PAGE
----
The Boca Grande Hope for Haitians Committee has already constructed two villages in Haiti and is planning No.3.
Donors can see for themselves how lives of families in Haiti have changed at an inauguration of the Boca Grande Friendship Village II in Michaud Jan. 14-17. Anyone who wants to attend this joyous celebration is invited to join Scott and Food For The Poor officials.
Scott will address the Boca Grande Committee at a reception Feb. 21, 2013, at the Gasparilla Inn Beach Club, 445 Gilchrist Ave, where he will reveal plans for Boca Grande Friendship Village III in Manneville, Haiti.
Nearly three years after the 7.0 magnitude earthquake occurred in Haiti a reported 400,000 people are still living in tent cities near Port-au-Prince.
More than 1 million Haitians were left homeless by the 2009 earthquake and tent cities soon crowded the landscape.
Since then, however, relief efforts such as the Boca Grande Friendship Village have helped relocate more than half of those tents out of Port-au-Prince. A reported 400,000 remain in need of permanent housing.
The Boca Grande Hope for Haitians Committee and Coconut Creek-based Food For The Poor have fully funded the Boca Grande Friendship Village II. Forty families have been relocated from tents to homes in Michaud. Boca Grande has helped build a total of 115 homes, several schools and community centers since the earthquake.
Who: Chairman Ben Scott
What: Boca Grande Committee at a reception
When: Feb. 21
Where: Gasparilla Inn Beach Club, 445 Gilchrist Ave.
Why: Plans revealed for Boca Grande Friendship Village III in Manneville, Haiti
"After the earthquake in Haiti, my wife and I had the opportunity to see what these tent cities are like first-hand, and after that experience we knew we had to help," said Ben Scott, Boca Grande Hope for Haitians Committee chairman in a press release. "We met with the committee and decided that our second village would be designated for families living in the tents. We are very grateful for the opportunity to help these families to get a new start in life."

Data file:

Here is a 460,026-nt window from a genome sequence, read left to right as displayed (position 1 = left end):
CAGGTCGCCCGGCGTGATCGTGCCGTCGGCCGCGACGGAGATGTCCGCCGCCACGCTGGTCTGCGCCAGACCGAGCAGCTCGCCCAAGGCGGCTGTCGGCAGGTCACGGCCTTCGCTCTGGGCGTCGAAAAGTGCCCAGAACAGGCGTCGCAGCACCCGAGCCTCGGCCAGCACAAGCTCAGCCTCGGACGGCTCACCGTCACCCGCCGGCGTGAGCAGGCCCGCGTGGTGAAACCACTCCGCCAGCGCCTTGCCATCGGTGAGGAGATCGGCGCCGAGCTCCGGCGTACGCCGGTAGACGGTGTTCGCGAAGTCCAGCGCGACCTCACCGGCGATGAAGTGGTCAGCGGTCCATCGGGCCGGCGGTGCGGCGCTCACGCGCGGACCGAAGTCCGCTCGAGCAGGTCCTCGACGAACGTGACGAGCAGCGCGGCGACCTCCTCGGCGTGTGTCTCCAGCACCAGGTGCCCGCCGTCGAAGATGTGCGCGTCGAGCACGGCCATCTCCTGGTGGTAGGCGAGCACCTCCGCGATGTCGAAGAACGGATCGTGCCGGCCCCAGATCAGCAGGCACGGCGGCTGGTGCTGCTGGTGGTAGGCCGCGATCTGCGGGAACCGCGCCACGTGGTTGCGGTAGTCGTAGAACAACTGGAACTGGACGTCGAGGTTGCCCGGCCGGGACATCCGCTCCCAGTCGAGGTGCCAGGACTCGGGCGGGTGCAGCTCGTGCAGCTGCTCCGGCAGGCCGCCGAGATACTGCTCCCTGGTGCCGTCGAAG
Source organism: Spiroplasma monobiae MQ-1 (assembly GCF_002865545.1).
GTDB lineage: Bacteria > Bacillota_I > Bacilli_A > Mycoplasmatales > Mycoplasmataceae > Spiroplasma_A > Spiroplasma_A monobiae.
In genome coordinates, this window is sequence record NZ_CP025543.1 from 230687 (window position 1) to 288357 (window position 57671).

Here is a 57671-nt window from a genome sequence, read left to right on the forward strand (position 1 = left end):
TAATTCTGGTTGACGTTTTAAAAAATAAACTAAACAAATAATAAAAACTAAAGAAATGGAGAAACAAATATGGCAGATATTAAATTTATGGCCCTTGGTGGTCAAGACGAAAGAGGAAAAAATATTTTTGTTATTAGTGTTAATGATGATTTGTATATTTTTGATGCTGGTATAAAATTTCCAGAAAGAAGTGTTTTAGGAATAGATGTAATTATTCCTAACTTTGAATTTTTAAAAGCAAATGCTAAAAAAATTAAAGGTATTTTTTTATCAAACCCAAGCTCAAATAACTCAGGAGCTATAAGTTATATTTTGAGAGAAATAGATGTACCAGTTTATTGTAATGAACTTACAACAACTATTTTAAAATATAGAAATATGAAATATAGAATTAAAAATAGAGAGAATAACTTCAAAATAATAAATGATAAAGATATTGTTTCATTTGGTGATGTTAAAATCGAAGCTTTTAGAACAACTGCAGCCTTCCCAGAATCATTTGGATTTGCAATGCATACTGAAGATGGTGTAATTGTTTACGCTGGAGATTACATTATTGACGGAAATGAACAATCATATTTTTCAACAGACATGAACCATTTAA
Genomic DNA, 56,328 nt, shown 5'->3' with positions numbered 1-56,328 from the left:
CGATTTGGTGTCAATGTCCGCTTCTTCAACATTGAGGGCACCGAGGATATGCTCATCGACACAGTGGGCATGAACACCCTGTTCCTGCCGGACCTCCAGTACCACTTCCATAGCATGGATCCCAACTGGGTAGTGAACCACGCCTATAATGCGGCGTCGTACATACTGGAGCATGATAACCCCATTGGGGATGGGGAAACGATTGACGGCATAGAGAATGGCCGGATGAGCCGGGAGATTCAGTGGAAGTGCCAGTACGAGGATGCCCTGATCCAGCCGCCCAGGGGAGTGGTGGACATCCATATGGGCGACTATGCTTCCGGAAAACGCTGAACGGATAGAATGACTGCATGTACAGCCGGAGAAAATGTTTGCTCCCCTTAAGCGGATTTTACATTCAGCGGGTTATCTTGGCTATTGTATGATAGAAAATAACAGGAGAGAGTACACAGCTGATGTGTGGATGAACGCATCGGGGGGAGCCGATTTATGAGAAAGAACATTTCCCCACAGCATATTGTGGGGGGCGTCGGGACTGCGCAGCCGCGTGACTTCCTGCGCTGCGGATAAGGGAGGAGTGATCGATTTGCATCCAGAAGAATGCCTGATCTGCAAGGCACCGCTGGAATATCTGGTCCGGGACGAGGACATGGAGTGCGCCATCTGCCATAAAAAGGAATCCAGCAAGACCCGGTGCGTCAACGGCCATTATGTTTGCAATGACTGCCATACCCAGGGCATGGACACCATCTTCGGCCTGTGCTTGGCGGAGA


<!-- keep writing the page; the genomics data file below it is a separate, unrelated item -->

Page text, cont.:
Manneville is a small town, population of 52,000, surrounded by two lakes near Thomazeau in the community of Croix-des-Bouquets. People of Manneville mainly make a living from seasonal farming such as millet, sugar cane and onions. Many do not have proper farming tools or methods. There is a local market and a few small boutiques, but not enough to create employment opportunities for the masses.
Boca Grande Friendship Village III will have the following:
35 two-room houses with sanitation, a guttering system connected to a water cistern, which will provide families with immediate access to rain water.
2,000 trees planted around the community to reforest the land and increase fruit-bearing stocks.
100 goats will be distributed to residents trained on how to care for the animals.
50 residents will receive agricultural tools.
The Boca Grande Hope for Haitians Committee has been working through Food For The Poor to build homes since 2009.
The first community built by Boca Grande through Food For The Poor was the Friendship Village in Pierre Payen, in the Artibonite Region of the country. In 2010, 40 double-unit homes equipped with kitchenettes, sanitation and 200-gallon plastic water cisterns to collect rainwater were constructed. In 2011, they completed a school, added 22 double-unit homes, fruit trees, solar-powered street lights and more than 20 cows. Sixteen women were given the opportunity for small business ventures.
Friendship Village II is a community of 40 two-room houses equipped with a sanitation unit and kitchenette. Each family was given two solar-powered lanterns. Four solar-powered street lamps were also installed for added security. The village also has a community center, 200 fruit trees, 80 goats and a water filtration unit.
"It's hard to find the words to describe how thankful we are for this new village in Michaud, Haiti," said Angel Aloma, executive director of Food For The Poor. "Forty families with safe homes became 40 families who are given a hand up towards self-sustainability. Forty self-sustaining families will give hope to many others living in deplorable conditions, while inspiring many compassionate people here to help them in the same way."
Food For The Poor, named by The Chronicle of Philanthropy as the largest international relief and development organization in the nation, feeds millions in 17 Caribbean and Latin America countries. The interdenominational Christian ministry provides emergency relief assistance, water, medicines, educational materials, homes, support for orphans and the aged, skills training and micro-enterprise development assistance, with more than 96 percent of all donations going directly to programs that help the poor.